I have two pieces of mail to share with you today. First off is this query from an aspiring screenwriter in Germany:
I am trying to collect experience in "stoffentwicklung" what might be similar to the expression "scriptwriting" for movies and television. I had the Idea to got to Los Angeles- Hollywood to do a trainee, but I really don't know if this is
common in the same way as it is here in Germany. I would be very greatfull if
you could help me on this.
I'm not aware of all the trainee opportunities in screenwriting in L.A…but the few that I know about are highly competitive. You would be competing against graduates of the film schools at UCLA, USC and NYU, to name a few. And I suspect the trainee programs are more likely to take a U.S. writer than one from Europe. That said, it couldn't hurt to apply anyway. All it will cost you is a stamp or a click.
I am an aspiring and intelligent writer who is aware that there are so many less-than-honest companies. Do you despise all self publishing or do you see the value in some authors deciding to self publish? Are there any companies in particular that you have found success with? Do you know approximately how many legitimate literary agents are available in the US and how many manuscripts they take on per year? I know that there are relatively unknown authors that do get the opportunity to publish but is there an average advancement amount that is given to a first timer? How is the figure decided? I am passionate about what I have written and I do not want the manuscript, characters, places, etc to be altered in any way. Can I get a guarantee from a traditional publisher that my work will not be manipulated or misconstrued?
Here's how I replied:
Why? Because no agent is likely to represent a newbie writer as inflexible as you appear to be…unless, of course, your work is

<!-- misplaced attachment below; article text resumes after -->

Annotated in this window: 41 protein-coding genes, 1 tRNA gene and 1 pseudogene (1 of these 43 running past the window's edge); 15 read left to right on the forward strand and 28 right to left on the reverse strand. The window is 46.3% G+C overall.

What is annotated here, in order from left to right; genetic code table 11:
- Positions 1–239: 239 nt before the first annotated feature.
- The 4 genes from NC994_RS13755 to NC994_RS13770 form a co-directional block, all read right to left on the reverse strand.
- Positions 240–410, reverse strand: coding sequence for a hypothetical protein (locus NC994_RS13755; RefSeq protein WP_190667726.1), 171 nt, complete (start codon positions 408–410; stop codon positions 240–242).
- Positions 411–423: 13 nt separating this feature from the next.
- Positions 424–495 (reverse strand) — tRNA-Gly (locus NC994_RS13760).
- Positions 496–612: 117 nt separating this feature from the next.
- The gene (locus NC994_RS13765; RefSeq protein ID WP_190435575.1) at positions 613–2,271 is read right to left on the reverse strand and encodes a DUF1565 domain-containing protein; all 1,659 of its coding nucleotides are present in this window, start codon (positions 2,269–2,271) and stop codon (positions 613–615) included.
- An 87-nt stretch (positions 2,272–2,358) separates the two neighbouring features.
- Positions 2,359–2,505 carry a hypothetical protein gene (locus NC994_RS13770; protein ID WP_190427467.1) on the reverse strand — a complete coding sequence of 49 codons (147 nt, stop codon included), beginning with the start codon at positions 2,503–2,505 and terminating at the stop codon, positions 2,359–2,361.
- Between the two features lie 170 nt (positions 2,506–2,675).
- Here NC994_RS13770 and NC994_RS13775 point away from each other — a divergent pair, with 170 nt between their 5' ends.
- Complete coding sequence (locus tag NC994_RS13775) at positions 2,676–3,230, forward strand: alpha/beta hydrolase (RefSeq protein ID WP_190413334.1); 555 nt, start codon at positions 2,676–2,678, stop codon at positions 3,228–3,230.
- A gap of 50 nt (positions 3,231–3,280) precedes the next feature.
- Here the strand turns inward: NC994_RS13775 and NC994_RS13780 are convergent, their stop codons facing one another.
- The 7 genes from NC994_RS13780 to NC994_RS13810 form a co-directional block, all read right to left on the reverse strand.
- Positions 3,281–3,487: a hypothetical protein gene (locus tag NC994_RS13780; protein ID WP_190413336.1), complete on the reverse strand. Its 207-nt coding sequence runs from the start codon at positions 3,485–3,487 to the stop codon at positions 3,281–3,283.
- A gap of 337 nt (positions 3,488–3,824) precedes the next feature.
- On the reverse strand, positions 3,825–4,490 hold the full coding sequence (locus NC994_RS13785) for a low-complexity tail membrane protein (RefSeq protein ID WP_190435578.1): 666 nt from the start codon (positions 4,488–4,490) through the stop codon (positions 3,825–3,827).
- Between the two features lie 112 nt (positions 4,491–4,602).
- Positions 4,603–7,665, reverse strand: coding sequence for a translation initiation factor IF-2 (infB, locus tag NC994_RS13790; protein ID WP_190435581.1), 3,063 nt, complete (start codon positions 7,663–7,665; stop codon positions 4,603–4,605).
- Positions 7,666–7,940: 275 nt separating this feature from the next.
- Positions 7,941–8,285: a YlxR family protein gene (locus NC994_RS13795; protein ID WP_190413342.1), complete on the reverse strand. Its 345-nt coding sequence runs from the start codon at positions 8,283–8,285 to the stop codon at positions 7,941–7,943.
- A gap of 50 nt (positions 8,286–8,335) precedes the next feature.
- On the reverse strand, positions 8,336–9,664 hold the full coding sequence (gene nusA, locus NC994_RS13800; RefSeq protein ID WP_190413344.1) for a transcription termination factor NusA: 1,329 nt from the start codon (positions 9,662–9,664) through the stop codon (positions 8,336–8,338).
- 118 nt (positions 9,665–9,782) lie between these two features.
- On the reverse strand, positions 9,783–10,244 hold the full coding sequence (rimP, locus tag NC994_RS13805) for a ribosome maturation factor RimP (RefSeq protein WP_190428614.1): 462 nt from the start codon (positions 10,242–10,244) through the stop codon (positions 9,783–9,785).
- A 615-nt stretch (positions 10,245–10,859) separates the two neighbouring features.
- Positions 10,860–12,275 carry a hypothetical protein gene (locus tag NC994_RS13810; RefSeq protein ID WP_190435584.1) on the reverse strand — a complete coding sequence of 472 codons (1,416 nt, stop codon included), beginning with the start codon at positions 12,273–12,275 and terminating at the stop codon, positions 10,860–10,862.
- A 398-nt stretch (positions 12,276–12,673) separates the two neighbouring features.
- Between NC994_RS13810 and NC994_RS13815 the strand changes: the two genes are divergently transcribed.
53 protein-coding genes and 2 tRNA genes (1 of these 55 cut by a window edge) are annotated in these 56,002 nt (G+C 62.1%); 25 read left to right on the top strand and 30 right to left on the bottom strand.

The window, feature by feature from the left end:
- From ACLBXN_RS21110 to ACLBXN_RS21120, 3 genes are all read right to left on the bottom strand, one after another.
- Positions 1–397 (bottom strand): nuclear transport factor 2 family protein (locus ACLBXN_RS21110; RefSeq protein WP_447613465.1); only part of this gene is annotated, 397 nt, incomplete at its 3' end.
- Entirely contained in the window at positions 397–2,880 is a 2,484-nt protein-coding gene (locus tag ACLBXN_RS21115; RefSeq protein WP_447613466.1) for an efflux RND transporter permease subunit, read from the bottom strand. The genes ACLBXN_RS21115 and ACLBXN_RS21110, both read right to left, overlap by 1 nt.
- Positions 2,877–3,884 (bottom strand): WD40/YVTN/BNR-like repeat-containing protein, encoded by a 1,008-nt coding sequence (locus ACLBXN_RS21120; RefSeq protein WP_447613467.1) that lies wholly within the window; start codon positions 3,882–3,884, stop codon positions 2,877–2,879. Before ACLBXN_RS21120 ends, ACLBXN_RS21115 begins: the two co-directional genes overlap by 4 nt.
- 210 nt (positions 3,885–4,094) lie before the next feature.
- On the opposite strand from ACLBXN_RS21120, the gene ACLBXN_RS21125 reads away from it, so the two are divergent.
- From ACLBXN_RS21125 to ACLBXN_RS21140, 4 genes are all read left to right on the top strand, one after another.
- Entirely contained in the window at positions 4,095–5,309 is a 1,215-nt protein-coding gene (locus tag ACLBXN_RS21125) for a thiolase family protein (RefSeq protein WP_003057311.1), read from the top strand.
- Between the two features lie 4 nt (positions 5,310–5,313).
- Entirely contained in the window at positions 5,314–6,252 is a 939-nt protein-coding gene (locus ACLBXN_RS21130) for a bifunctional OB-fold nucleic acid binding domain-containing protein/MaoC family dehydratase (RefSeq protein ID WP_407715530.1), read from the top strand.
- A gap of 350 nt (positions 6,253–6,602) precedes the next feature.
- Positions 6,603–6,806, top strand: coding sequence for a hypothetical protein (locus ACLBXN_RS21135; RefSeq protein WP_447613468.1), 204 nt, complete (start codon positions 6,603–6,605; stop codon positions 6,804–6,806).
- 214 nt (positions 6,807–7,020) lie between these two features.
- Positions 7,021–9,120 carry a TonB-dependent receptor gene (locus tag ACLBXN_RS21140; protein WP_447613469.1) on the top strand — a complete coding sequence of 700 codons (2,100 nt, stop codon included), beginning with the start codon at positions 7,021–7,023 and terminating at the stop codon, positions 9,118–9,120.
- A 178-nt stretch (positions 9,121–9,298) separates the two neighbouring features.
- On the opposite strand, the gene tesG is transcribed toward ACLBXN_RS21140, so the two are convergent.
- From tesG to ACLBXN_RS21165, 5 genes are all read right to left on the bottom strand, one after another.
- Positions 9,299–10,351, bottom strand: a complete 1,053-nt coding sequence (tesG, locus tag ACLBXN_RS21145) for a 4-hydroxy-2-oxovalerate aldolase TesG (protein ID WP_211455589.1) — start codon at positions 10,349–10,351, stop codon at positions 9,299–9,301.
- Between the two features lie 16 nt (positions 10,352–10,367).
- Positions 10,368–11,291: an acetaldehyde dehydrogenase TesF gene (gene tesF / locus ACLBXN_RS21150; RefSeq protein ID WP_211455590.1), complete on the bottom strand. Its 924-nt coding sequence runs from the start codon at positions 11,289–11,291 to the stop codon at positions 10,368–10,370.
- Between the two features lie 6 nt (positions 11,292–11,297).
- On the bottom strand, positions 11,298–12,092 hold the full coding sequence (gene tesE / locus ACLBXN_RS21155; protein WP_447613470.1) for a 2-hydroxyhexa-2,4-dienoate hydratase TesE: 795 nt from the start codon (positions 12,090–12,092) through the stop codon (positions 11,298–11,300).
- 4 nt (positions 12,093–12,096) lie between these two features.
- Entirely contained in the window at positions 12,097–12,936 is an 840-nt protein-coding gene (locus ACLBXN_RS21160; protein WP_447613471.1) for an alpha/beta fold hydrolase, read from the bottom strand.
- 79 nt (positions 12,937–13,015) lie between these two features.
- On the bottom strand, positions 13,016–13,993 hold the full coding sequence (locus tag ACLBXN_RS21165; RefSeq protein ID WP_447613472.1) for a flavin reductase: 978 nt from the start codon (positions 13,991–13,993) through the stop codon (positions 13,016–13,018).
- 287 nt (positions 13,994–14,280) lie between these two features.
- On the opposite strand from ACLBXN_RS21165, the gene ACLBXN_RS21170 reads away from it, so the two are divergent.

mind-blowingly spectacular and amazingly commercial. And while a real publisher won't edit your work without your consent…they also won't publish it if you are unwilling to make the changes they think are necessary.
So if what you want is your manuscript to be printed in a form resembling a book without any editing whatsoever, then hell yes, call iUniverse right away. You won't sell any copies, and it will cost you a small fortune, but at least it will be printed in book form without any chance of rejection, editing…or advances and sales. But hey, at least you will have done it your way and avoided any chance of someone telling you something you don't want to hear.
Do I despise all self-publishing? No, I don't. I despise the vanity presses that prey on the stupidity and desperation of aspiring authors and swindle them out of their money. And I have little patience for newbie writers who are so intent on finding a short-cut that they blind themselves to obvious scams.
Self-publishing is rarely a wise idea for fiction but it can work with non-fiction, especially if you have a strong platform from which to publicize and sell the book, like teaching a class, hosting a TV or radio show, preaching to a congregation, touring as a speaker, running seminars, etc.
4 thoughts on “The Mail I Get — Still More!”
Well said. Were you to post this at Gather.com you’d be mobbed by hordes of insulted housewives throwing eggs and F-bombs. They’d still be wrong, regardless of hurt feelings.
The message is: my fiction has failed.
Thanks again for advising people to not toss their money away.
I know of only one successful novelist, Loren Estleman, who won’t permit alterations of his manuscripts. Maybe there are others. Usually, when successful authors become rigid about editing, it hastens their decline.
For anyone who’s open to persuasion, you could point them to Agent Research http://www.agentresearch.com/ where at least they could find who’s actually a working agent. That way they could at least explore publishing the traditional way without the scam artists.